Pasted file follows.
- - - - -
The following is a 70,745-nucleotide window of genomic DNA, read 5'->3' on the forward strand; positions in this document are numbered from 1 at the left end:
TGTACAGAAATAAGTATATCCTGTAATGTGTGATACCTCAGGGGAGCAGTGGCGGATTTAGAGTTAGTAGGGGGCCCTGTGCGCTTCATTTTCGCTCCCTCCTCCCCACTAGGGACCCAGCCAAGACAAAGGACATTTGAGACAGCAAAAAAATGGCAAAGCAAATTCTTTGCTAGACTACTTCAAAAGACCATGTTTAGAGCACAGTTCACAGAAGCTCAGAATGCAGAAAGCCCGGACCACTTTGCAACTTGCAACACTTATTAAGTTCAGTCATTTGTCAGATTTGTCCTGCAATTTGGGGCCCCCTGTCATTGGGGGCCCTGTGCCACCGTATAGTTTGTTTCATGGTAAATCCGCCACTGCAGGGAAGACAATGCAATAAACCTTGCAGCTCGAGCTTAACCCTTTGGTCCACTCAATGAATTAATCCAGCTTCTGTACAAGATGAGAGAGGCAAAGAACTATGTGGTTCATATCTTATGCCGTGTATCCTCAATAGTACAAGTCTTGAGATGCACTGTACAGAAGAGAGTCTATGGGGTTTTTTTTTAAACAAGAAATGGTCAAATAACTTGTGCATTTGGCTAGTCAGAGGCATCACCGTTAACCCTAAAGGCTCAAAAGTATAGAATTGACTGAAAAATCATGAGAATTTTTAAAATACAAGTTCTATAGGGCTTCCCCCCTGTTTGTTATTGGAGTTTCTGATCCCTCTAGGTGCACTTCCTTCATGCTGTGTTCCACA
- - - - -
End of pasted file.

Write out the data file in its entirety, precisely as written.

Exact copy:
The following is a 70,745-nucleotide window of genomic DNA, read 5'->3' on the forward strand; positions in this document are numbered from 1 at the left end:
TGTACAGAAATAAGTATATCCTGTAATGTGTGATACCTCAGGGGAGCAGTGGCGGATTTAGAGTTAGTAGGGGGCCCTGTGCGCTTCATTTTCGCTCCCTCCTCCCCACTAGGGACCCAGCCAAGACAAAGGACATTTGAGACAGCAAAAAAATGGCAAAGCAAATTCTTTGCTAGACTACTTCAAAAGACCATGTTTAGAGCACAGTTCACAGAAGCTCAGAATGCAGAAAGCCCGGACCACTTTGCAACTTGCAACACTTATTAAGTTCAGTCATTTGTCAGATTTGTCCTGCAATTTGGGGCCCCCTGTCATTGGGGGCCCTGTGCCACCGTATAGTTTGTTTCATGGTAAATCCGCCACTGCAGGGAAGACAATGCAATAAACCTTGCAGCTCGAGCTTAACCCTTTGGTCCACTCAATGAATTAATCCAGCTTCTGTACAAGATGAGAGAGGCAAAGAACTATGTGGTTCATATCTTATGCCGTGTATCCTCAATAGTACAAGTCTTGAGATGCACTGTACAGAAGAGAGTCTATGGGGTTTTTTTTTAAACAAGAAATGGTCAAATAACTTGTGCATTTGGCTAGTCAGAGGCATCACCGTTAACCCTAAAGGCTCAAAAGTATAGAATTGACTGAAAAATCATGAGAATTTTTAAAATACAAGTTCTATAGGGCTTCCCCCCTGTTTGTTATTGGAGTTTCTGATCCCTCTAGGTGCACTTCCTTCATGCTGTGTTCCACA